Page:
A zoo in the Czech Republic has decided to take preventative measures to protect their rhinos.
After poachers broke into a zoo in Fracne and brutally killed a rhino for his horn, the Dvur Kralove zoo is responding to the threat in a controversial way.
The zoo has decided to sedate all the rhinos in captivity and remove their horns so that if poachers try to come in and do it inhumanely, they won't have the option. The zoo believes this is a life-saving procedure in the long run.
Because Rhino horns grow back, some rhinos will have to undergo multiple procedures over their lifetime.
"It's for the sake of rhino safety," Andrea Jirousova, a spokeswoman for the Dvur Kralove zoo said. "The attack [in France] put us on the alert — the danger is really intense."
Rhino horns now rival gold in terms of price, with organized crime groups illegally trafficking the horns across borders. The keratin found in rhino horns is (falsely) believed to cure everything from hangovers to cancer.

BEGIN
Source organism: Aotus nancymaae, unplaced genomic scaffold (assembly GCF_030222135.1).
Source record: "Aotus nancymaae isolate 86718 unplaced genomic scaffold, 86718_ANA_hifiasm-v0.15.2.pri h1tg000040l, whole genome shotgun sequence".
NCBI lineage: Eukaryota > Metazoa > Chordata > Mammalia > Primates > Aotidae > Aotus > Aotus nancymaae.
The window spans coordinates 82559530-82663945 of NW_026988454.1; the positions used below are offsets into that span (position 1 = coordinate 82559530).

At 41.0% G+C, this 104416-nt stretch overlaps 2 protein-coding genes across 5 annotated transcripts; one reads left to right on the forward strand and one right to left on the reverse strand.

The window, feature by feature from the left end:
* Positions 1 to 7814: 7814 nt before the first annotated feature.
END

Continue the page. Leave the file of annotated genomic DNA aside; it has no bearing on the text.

Though this method of "protection" is arguably a terrible idea, you cannot deny the distinct danger that animals in captivity are now facing.
"This is poaching on a whole new level," Azzedine Downes, president and CEO of the International Fund for Animal Welfare (IFAW) says. "Wild rhinos have been in the sights of poachers for many years. It's horrifying to imagine a captive rhino falling prey to poachers' bullets."
While many people think this method is unorthodox, some experts are saying it's for the best.
Oxton also adds that there needs to be educational campaigns in high-demand countries so people understand how cruel and useless it is to de-horn a rhino.
In 2016 alone, 1100 rhinos were killed in South Africa. It's estimated that there are only 29,500 rhinos left in the world.
Do you think this method of protection is warranted, or is it outrageous? Let us now what you think.